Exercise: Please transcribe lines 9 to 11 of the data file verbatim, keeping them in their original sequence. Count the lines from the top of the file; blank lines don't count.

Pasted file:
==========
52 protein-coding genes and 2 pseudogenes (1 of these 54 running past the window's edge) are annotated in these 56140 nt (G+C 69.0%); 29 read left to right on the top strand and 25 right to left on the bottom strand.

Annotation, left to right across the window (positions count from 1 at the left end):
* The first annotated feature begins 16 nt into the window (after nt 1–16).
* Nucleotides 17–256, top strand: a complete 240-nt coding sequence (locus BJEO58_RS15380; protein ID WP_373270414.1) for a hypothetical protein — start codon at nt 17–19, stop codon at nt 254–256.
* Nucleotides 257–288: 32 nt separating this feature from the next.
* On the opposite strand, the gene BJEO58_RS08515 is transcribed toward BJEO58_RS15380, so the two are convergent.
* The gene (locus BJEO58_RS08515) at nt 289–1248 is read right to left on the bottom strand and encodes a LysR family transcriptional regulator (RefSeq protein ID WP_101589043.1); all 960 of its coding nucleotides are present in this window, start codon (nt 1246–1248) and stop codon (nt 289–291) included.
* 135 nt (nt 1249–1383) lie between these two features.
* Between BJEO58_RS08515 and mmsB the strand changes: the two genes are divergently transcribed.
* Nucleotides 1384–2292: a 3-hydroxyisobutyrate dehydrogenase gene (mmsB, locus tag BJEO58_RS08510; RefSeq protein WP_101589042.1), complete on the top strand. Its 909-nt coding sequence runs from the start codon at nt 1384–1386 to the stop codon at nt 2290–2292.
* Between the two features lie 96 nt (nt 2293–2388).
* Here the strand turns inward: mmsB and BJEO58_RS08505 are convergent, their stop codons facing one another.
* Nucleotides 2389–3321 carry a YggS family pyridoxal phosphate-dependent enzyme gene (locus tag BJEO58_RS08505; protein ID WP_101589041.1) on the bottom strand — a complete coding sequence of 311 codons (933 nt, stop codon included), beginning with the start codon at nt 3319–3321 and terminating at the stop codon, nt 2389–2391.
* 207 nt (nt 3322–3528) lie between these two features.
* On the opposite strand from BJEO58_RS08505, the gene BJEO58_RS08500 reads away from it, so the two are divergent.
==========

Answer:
* Between BJEO58_RS08515 and mmsB the strand changes: the two genes are divergently transcribed.
* Nucleotides 1384–2292: a 3-hydroxyisobutyrate dehydrogenase gene (mmsB, locus tag BJEO58_RS08510; RefSeq protein WP_101589042.1), complete on the top strand. Its 909-nt coding sequence runs from the start codon at nt 1384–1386 to the stop codon at nt 2290–2292.
* Between the two features lie 96 nt (nt 2293–2388).